Daniel Kuehn objects to my referring to Austrian economists testifying in Washington as “Misesians in Mordor.”
After the last House monetary policy subcommittee hearing (which featured several prominent Austrian economists), the Mises.org blog had several posts titled “Misesians in Mordor“, riffing on the idea that Austrians are somehow strangers in a strange land when they come to Washington D.C., confronting an evil menace which is not very welcoming to them.
Is that really the case? Hardly. It’s more like Misesians in the Shire lately. I was going to tabulate it all out, but instead I’m just going to invite people to poke through the subcommittee’s hearings while Ron Paul has been at the helm. There are basically three groups of people that are asked to testify during these hearings (and usually any given hearing is exclusively composed of one of these groups):
1. Fed officials or other government employees the subcommittee has oversight over
2. Private industry - often people like gold dealers or others involved directly with monetary affairs, and
3. Academic economists
Under Paul’s chairmanship, all of the academic hearings have been dominated by Austrian economists. It’s hard to think of a single prominent Austrian monetary thinker friendly to the Auburn crowd that hasn’t been invited to testify (guys like Steve Horwitz haven’t, but that’s largely because of Paul’s relationship with the Auburn group, I imagine).
Congressional discussions of monetary policy are very, very friendly to the Austrian school.
So, a handful of Austrian economists testify in the last year and 5 months, and that makes the Washington environment qualify as “friendly” to the Austrian school, even though virtually everything else that happens in Washington is completely antithetical to what Austrians call for?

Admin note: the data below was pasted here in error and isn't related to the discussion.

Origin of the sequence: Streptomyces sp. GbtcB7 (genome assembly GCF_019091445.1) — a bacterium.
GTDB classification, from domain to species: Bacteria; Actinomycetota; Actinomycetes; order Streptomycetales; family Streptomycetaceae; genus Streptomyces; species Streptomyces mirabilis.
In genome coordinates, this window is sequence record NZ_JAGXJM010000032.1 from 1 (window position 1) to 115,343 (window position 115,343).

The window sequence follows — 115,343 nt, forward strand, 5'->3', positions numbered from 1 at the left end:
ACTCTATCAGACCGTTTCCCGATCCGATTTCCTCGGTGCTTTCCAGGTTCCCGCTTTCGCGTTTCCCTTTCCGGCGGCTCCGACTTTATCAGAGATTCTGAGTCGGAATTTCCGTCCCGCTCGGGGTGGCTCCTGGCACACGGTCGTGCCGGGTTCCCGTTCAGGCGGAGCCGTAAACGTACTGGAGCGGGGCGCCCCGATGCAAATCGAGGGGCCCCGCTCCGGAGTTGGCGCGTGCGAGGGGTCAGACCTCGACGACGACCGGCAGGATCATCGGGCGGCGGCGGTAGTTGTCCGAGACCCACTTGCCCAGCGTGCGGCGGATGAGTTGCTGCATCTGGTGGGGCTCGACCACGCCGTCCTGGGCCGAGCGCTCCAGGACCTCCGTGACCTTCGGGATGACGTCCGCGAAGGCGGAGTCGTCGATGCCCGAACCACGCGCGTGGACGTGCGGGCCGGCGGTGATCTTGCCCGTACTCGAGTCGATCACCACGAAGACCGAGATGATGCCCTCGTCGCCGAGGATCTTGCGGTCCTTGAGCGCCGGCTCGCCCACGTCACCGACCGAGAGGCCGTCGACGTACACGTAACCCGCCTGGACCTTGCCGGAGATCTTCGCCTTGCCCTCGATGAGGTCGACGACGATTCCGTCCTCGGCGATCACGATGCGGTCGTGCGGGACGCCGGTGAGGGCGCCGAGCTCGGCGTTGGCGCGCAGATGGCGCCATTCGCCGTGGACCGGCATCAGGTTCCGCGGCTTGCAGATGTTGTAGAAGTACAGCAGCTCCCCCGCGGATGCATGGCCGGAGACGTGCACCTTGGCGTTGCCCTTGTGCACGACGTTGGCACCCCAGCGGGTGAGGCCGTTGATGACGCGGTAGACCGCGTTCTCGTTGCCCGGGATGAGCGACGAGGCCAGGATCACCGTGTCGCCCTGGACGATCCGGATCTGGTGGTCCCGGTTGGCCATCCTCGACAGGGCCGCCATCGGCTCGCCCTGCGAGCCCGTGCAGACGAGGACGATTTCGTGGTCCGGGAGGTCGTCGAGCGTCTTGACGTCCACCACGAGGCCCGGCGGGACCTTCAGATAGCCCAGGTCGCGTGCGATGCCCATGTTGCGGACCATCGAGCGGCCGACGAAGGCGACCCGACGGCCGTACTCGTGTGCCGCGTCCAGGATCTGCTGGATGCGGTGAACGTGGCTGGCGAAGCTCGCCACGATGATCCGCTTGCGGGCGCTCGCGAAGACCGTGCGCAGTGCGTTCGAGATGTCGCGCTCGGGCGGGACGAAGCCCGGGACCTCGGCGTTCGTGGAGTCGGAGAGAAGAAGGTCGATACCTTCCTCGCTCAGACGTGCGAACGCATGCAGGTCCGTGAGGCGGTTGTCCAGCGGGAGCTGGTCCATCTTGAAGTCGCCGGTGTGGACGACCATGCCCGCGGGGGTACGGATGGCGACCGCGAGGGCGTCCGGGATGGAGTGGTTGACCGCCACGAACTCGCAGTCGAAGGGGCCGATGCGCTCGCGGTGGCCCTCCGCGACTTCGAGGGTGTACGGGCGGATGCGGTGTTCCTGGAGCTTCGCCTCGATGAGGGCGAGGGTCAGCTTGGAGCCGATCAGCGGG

An astounding claim. In the comments, “Patch” tried to put thinks in perspective for Kuehn:
Huh? You might have jumped the gun on that one. Better to say “Congressional discussions of monetary policy [run by Ron Paul] are very, very friendly to the Austrian school.” My memory may not serve me well, but I don’t believe Austrian economists were invited before Ron Paul (on policy legislation, during the banking crisis, etc etc).
“If you’re a Keynesian or a Monetarist you need international renown and decades of seminal publications to testify on monetary policy before Congress. If you’re an Austrian you don’t even need to be a freaking monetary economist – you just need Ron Paul in charge. And yet we’re often told that it’s Keynesians who have the ear of politicians and it’s Keynesians that get the special treatment.”
Under Ron Paul it is undeniable that he chooses Austrians over others. But there were plenty of well qualified Austrian economists that could have been chosen for other events but were not invited. And while they may not have had the credentials of seminal publications and international renown, that was because they were Austrian. You can’t get the types of publications, writing textbooks etc, as an Austrian economist.
Morevoer, as Patch pointed out, Kuehn’s “guys like Steve Horwitz haven’t” statement is contradicted by the fact that Horwitz’s free banking and GMU colleague Lawrence White testified in the very video Kuehn linked to in his post.